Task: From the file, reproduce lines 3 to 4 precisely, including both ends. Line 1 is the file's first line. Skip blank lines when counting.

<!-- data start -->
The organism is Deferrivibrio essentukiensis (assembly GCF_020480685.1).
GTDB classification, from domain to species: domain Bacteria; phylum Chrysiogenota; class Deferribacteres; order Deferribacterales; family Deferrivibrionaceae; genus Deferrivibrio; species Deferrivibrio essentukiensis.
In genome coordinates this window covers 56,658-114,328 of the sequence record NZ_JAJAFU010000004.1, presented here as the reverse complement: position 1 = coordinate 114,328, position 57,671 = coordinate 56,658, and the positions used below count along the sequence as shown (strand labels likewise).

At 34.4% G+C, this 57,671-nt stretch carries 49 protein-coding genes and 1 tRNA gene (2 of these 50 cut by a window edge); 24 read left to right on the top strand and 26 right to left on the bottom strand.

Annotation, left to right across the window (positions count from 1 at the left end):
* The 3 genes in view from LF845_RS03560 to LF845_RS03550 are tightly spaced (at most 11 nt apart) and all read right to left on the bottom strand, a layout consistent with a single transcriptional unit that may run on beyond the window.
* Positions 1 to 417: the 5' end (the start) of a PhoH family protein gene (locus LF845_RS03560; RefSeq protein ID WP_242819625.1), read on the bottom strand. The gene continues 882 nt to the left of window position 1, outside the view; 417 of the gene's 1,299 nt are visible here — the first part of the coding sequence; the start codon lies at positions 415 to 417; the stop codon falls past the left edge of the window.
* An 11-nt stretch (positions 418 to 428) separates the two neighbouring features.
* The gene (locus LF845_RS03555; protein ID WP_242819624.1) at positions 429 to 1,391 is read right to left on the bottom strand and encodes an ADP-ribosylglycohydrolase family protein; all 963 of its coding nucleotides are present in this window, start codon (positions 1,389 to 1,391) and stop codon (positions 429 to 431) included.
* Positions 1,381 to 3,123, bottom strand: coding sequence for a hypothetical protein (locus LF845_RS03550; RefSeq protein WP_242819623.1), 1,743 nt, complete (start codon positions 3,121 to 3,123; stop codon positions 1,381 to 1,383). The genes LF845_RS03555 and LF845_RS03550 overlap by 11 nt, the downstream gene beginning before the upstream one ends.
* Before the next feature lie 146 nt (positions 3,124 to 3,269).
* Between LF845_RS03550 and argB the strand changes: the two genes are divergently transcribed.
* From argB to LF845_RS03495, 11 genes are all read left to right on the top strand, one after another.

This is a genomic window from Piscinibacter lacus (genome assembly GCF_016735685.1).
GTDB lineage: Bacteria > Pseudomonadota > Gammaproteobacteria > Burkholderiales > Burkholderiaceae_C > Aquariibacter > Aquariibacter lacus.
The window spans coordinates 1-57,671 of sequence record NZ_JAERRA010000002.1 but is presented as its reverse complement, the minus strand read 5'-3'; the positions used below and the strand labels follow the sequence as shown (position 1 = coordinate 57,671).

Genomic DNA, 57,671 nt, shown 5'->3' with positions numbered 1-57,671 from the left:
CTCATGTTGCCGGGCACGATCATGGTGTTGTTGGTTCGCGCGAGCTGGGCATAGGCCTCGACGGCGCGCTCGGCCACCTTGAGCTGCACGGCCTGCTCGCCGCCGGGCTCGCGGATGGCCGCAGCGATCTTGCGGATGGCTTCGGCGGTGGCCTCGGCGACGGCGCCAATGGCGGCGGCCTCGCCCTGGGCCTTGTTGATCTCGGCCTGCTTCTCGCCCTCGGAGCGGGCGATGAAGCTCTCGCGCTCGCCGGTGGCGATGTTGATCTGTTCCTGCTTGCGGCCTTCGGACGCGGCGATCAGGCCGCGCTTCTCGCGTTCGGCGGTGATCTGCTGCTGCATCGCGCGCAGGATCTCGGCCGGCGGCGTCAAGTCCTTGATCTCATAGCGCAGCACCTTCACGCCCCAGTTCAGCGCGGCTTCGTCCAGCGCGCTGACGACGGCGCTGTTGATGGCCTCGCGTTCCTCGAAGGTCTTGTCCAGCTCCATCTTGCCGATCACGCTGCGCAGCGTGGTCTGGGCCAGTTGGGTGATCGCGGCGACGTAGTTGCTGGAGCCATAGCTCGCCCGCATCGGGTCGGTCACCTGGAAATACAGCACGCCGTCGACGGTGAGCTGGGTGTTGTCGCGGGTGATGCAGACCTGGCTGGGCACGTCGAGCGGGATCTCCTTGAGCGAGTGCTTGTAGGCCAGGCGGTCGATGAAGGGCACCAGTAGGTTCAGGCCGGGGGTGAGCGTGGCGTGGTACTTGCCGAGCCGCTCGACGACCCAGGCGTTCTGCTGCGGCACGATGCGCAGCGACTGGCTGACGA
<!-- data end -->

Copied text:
In genome coordinates this window covers 56,658-114,328 of the sequence record NZ_JAJAFU010000004.1, presented here as the reverse complement: position 1 = coordinate 114,328, position 57,671 = coordinate 56,658, and the positions used below count along the sequence as shown (strand labels likewise).

At 34.4% G+C, this 57,671-nt stretch carries 49 protein-coding genes and 1 tRNA gene (2 of these 50 cut by a window edge); 24 read left to right on the top strand and 26 right to left on the bottom strand.